Most organizations find that their performance review process is broken and faulty process in their organization. Nobody enjoys it, everyone struggles to do it well, it's inefficient, and it often fails to do what it ultimately intends to: improve, enhance, and recognize performance.
A traditional performance management system seems to no longer work for organizations. In fact, a recent WorldatWork study showed that over half of HR leaders graded their performance management process with a "C." All too often, the process is bureaucratic, time-consuming, and a negative experience.
So how do you go about fixing your broken performance management process to better engage your employees and managers? Here are 5 tips...
1. Look beyond the form.
To improve performance management, you need to extend the process beyond the review form. Unfortunately, the review form is the "crux" of the performance process for most organizations, and shouldn't be.
Performance management is so much more than a review form. It involves many different facets including performance planning, goal setting, day to day/weekly coaching and feedback, periodic performance check-ins (quarterly or bi-annually) training and professional development, and recognition and rewards.
All of these facets form a performance management system. They complement and support one another, help manage performance more effectively, and create an engaging and positive process for everyone involved.
2. Put down the gavel.
Or at least lighten it. Traditional performance management has been heavy on the gavel - that is judging, evaluating, and documenting performance by keeping track of where employees fell short. But in reality, no employee likes the gavel and no manager likes using it. The gavel is uncomfortable and unproductive for everyone involved.
In fact, research shows that excessive criticism and judgment are often counterproductive because employees are more likely to get defensive than actually change their behavior. Effective performance management focuses less on criticizing employees, judging them, writing them up, and rating them with a number, and more on…
- Enabling exceptional results through effective goal setting, planning, and follow-up
- Recognizing and rewarding "wins" and successes
- Supporting and helping employees in weak areas of performance
- Inspiring change in behavior
- Developing skills and capabilities through training and development to enhance performance and take it to the next level
Without all of these components and using just a traditional “gavel approach,” performance management doesn’t work well. In order to achieve the performance you want from employees, the system must support, enable, develop, and reinforce the behaviors required to produce the desired results.
3. Measure the right things.
Speaking of results…how do you measure them?
Contrary to popular belief, there is no standard way of measuring employee performance, nor is there a magic form or solution. Your organization cannot duplicate the performance review of another organization. It needs to create a customized performance management system that achieves the outcomes it needs in its organization.
Often, this is very specific to the organization and/or to each department. For example, measuring the presence or absence of certain behaviors and competencies or achievement of goals may work well in a services organization, while measuring specific metrics may work in a manufacturing/production environment.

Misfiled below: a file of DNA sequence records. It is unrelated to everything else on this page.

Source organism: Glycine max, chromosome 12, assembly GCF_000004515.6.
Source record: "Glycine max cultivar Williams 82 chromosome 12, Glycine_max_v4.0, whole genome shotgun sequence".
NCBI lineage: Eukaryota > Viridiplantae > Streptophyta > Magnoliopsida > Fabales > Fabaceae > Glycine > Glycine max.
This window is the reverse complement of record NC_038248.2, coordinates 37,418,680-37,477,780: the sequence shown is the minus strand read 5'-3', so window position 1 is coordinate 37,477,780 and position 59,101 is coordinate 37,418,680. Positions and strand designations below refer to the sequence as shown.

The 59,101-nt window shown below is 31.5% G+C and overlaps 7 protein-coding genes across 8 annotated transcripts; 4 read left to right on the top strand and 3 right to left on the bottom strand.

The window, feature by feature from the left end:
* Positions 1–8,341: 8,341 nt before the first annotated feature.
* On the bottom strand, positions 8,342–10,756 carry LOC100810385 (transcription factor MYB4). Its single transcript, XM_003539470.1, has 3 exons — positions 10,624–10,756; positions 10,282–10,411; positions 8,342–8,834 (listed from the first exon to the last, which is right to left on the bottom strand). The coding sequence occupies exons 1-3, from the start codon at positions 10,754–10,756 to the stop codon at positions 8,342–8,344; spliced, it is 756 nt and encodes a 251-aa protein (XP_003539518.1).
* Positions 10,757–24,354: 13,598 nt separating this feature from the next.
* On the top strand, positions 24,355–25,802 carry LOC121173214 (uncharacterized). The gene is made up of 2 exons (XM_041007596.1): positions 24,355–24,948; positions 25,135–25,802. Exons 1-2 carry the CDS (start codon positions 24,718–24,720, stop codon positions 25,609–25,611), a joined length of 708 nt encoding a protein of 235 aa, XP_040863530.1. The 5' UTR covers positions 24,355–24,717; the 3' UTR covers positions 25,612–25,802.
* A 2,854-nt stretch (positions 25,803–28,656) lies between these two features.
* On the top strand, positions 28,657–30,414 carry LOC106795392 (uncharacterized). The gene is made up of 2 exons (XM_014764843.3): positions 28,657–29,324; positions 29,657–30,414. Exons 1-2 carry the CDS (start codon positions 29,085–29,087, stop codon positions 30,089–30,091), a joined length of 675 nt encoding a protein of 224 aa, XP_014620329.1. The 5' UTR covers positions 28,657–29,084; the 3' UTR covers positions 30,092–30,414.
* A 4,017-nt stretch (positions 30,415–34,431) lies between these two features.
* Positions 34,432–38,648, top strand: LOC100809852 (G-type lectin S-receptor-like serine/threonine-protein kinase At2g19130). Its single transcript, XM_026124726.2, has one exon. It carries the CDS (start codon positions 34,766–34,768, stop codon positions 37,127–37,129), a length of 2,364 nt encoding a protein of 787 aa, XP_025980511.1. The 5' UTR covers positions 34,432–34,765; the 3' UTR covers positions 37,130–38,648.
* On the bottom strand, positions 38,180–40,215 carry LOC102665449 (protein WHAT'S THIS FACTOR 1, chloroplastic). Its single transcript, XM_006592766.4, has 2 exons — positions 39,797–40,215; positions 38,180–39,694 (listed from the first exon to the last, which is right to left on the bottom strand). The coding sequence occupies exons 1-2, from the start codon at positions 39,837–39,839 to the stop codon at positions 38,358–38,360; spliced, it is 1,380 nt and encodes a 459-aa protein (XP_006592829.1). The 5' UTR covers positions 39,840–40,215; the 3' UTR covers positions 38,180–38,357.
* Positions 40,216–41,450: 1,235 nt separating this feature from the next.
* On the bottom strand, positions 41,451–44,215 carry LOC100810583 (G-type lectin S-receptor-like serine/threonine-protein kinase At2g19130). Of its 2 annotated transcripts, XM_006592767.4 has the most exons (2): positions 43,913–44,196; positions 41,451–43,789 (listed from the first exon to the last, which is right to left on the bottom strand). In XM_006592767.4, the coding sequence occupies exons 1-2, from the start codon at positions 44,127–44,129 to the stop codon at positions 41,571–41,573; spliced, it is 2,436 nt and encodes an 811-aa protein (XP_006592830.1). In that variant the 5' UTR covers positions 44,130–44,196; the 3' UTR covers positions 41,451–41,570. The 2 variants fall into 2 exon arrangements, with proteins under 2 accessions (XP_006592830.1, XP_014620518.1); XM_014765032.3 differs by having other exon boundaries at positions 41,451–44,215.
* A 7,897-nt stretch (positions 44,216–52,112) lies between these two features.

Performance measures vary based on the job, the department, and the organization. Companies that excel at performance management customize their measures to a significant degree to ensure that they are extremely relevant and measure the right things.
4. Give the gift of feedback.
Feedback is a gift, and it's a crucial part (if not the most crucial part) of performance management. It gives employees the opportunity to improve their behavior and perform at higher levels. Unfortunately, most managers shy away from giving regular feedback, to the detriment of the performance management process.
Reviews occur too infrequently to provide employees with meaningful feedback about their progress. Make feedback an ongoing conversation by having regular discussions and feedback sessions with employees about their performance and coaching them for improved performance. Here are some tips for feedback:
- Focus on the positive and lead the employee to greater self-awareness
- Offer suggestions and ideas
- Praise the employee for doing a great job
- Guide employees to the right answers by asking questions
- Provide examples of how the employee performed well or where they could improve
- After project or assignment completion, review what was supposed to happen, what happened, and what was learned
5. Put your process online.
Another chief problem of many performance management systems is the paper trail. Performance management can be extremely administratively burdensome and require lots of paperwork and follow-up with supervisors and managers. The process is often incredibly inefficient.
Many organizations have more success with online performance management systems. Typically, these systems remove administrative tasks from the process, allow organizations to broaden and streamline their approach to performance management, provide the ability to track and extract performance data, and create an interactive experience for employees and managers that is designed to be used more than once a year.
Performance management doesn’t have to be a broken process in your organization. Many organizations are beginning to move beyond traditional performance management, embrace these approaches, and find that employees and managers alike derive a lot more value and satisfaction from them.